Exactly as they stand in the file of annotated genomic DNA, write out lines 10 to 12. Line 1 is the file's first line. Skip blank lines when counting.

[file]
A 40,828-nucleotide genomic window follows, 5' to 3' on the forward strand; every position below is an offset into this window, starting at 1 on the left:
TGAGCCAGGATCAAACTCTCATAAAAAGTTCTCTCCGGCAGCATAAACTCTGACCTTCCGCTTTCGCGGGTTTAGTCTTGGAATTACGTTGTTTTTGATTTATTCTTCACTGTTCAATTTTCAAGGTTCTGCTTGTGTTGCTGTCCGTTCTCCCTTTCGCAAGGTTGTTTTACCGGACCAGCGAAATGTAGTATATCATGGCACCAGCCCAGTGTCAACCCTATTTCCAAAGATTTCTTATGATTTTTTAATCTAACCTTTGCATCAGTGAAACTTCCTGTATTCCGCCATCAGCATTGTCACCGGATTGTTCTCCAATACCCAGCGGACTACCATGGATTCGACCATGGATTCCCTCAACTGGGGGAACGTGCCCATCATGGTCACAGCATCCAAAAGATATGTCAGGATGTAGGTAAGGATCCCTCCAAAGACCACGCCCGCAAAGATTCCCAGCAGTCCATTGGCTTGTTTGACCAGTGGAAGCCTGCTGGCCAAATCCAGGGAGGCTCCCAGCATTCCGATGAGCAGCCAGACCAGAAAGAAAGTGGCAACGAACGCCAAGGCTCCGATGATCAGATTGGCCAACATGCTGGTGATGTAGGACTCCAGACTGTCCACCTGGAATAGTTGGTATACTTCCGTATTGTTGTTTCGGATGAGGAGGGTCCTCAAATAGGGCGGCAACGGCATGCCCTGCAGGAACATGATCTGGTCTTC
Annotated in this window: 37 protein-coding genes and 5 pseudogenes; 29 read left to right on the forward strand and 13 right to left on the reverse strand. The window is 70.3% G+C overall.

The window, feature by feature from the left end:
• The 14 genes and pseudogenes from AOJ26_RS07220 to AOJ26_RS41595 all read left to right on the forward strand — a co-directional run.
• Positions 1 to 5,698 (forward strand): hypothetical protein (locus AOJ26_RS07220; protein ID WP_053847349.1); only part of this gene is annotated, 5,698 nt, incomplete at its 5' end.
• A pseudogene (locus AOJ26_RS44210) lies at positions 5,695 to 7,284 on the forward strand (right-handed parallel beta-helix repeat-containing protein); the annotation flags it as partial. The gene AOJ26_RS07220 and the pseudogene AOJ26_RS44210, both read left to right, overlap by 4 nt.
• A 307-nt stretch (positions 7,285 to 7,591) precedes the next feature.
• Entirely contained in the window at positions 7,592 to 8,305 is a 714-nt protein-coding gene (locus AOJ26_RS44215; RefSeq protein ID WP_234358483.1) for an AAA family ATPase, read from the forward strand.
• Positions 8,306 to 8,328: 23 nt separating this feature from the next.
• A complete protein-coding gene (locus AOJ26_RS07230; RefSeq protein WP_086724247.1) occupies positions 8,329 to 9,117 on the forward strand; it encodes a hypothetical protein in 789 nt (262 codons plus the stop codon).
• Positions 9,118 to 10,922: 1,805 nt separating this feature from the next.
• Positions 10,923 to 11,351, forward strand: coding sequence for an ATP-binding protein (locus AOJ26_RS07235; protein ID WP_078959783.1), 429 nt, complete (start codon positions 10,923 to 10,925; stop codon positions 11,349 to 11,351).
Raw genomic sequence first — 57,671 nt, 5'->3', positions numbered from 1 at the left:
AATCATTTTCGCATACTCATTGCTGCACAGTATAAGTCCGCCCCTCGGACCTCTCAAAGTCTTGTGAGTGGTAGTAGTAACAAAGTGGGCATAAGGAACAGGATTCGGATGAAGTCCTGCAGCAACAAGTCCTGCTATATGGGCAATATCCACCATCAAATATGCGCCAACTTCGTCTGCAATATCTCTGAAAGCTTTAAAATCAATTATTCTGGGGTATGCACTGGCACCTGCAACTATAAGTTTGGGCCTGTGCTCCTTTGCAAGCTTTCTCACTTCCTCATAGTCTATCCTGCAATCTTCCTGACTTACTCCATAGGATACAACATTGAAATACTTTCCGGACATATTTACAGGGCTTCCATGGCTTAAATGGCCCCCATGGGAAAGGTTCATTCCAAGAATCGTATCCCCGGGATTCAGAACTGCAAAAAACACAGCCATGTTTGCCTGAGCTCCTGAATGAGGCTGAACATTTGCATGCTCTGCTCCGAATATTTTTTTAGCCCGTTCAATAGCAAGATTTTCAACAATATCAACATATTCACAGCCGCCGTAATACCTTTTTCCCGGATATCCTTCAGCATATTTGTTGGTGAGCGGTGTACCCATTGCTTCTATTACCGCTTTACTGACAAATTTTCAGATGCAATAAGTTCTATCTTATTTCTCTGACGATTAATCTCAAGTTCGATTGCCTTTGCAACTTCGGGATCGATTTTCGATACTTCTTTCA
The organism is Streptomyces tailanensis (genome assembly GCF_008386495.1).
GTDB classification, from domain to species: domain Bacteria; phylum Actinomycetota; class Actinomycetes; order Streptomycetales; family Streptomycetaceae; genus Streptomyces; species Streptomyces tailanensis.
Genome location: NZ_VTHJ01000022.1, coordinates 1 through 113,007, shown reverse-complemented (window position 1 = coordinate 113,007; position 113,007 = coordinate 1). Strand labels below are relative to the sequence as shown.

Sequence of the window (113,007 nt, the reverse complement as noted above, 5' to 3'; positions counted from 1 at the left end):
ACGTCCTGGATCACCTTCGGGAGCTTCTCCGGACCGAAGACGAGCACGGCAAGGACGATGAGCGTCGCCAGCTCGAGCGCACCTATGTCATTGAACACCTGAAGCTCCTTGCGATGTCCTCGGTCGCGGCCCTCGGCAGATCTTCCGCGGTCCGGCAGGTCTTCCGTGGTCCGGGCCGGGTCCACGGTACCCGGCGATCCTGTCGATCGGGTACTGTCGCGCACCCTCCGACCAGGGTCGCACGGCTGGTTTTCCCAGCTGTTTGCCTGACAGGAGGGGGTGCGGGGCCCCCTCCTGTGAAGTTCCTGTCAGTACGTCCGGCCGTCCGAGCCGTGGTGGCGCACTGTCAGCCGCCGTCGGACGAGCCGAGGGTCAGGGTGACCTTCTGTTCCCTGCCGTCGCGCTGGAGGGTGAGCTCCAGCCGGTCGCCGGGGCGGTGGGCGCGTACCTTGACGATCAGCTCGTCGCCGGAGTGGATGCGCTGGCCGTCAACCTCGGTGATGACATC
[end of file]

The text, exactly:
• Positions 8,306 to 8,328: 23 nt separating this feature from the next.
• A complete protein-coding gene (locus AOJ26_RS07230; RefSeq protein WP_086724247.1) occupies positions 8,329 to 9,117 on the forward strand; it encodes a hypothetical protein in 789 nt (262 codons plus the stop codon).
• Positions 9,118 to 10,922: 1,805 nt separating this feature from the next.